Addressing knowledge gaps in the public health approach to delivering antiretroviral therapy and care
The World Health Organization (WHO) convened a two-day consultation in Geneva in March 2008 to identify knowledge gaps in the public health approach to delivering ART and care in low- and middle-income countries, the obstacles that exist to addressing those gaps, and ways to overcome those obstacles. The meeting was co-sponsored by the International AIDS Society (IAS), the World Bank and the Global Fund to Fight AIDS, Tuberculosis and Malaria. Participants included leading clinicians, community advocates, programme managers, researchers, donors and normative agency representatives.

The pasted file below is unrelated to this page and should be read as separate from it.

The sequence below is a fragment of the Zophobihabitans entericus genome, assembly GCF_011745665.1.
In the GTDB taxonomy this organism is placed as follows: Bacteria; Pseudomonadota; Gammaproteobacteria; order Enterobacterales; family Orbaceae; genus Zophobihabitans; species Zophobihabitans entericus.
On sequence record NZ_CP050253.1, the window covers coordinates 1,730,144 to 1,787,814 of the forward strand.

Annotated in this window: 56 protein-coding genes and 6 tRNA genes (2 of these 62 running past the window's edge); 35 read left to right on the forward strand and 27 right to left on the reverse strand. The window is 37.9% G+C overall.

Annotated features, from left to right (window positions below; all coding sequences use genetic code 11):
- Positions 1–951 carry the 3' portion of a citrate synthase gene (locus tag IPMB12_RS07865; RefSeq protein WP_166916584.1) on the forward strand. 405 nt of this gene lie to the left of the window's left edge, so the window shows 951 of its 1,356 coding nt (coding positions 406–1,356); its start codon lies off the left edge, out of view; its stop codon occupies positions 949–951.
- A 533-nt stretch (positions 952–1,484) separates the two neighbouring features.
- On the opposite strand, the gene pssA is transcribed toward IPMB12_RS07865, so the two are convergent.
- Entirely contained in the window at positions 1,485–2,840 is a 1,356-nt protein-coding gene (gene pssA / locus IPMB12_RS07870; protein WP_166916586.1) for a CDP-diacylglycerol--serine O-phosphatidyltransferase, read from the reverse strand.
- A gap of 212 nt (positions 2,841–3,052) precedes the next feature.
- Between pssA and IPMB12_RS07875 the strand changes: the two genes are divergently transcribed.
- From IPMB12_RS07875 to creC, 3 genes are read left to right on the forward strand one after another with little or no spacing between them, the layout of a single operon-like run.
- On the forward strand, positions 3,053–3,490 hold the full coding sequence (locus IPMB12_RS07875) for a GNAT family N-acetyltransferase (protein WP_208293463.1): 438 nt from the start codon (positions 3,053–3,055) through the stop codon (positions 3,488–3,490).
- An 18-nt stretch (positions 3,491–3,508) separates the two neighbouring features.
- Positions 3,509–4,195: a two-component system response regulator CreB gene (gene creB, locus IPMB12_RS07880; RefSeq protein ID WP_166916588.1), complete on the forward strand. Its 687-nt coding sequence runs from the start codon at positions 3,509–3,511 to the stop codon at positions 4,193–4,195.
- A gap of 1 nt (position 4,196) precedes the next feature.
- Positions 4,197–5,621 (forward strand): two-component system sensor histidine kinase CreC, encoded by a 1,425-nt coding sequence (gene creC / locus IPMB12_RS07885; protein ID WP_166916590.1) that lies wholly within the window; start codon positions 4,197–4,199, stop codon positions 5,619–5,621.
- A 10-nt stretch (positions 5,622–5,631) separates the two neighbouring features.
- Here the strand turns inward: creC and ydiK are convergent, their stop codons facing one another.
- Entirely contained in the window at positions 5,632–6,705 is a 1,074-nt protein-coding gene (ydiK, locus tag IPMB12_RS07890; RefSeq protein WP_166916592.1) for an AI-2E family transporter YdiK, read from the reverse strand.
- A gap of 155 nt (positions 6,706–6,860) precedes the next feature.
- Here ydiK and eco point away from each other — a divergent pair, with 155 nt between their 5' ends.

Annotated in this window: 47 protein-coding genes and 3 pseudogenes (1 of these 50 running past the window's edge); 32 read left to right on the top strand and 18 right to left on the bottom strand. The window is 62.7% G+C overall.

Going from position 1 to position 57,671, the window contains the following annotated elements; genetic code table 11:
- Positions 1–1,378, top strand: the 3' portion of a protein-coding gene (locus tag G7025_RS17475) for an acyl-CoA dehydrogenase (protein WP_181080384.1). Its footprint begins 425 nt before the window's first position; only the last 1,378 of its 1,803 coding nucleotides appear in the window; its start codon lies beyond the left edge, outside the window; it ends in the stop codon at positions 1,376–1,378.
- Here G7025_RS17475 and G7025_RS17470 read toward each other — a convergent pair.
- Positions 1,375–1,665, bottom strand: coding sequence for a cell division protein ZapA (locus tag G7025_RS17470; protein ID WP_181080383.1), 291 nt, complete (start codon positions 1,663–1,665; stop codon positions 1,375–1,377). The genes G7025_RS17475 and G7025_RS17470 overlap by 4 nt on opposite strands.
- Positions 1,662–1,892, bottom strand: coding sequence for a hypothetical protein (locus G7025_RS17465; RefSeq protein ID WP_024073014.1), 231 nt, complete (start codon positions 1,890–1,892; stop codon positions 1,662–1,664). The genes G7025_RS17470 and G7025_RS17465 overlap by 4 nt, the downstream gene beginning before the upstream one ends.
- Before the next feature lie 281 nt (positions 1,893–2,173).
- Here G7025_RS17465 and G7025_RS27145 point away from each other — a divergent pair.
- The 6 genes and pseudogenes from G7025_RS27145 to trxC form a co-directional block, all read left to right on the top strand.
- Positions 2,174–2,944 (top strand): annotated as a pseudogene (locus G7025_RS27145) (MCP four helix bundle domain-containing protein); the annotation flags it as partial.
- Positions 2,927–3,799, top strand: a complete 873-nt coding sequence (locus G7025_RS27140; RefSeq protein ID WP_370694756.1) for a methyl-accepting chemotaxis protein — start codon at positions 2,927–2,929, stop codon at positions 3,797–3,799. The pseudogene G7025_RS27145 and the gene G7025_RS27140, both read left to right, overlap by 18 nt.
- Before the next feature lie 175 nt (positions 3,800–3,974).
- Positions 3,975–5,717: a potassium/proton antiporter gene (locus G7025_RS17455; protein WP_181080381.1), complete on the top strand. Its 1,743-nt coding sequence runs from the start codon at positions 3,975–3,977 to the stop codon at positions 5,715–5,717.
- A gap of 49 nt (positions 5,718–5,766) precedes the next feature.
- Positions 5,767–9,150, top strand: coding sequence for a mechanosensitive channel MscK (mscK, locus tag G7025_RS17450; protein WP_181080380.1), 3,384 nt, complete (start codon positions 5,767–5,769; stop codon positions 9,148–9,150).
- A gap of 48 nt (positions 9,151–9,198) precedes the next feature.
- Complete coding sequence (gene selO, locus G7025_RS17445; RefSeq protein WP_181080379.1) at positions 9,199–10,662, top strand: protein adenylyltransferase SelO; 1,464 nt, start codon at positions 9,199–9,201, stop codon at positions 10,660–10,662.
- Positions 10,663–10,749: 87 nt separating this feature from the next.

The public health approach to delivering ART and care has been advocated by WHO since 2006 as the most effective way to scale up HIV care and treatment, and it has been broadly accepted by the health care field in low- and middle-income countries. In this approach, standardised, simplified treatment protocols and decentralised service delivery enable treatment to be delivered to large numbers of HIV-positive adults, adolescents and children, and alleviate the need for specialist physician management and advanced laboratory monitoring which is not feasible in resource-poor settings. Increasing experience has confirmed the need to precisely identify and address important uncertainties and knowledge gaps in the use of the public health approach to evaluate and improve its effectiveness and efficiency.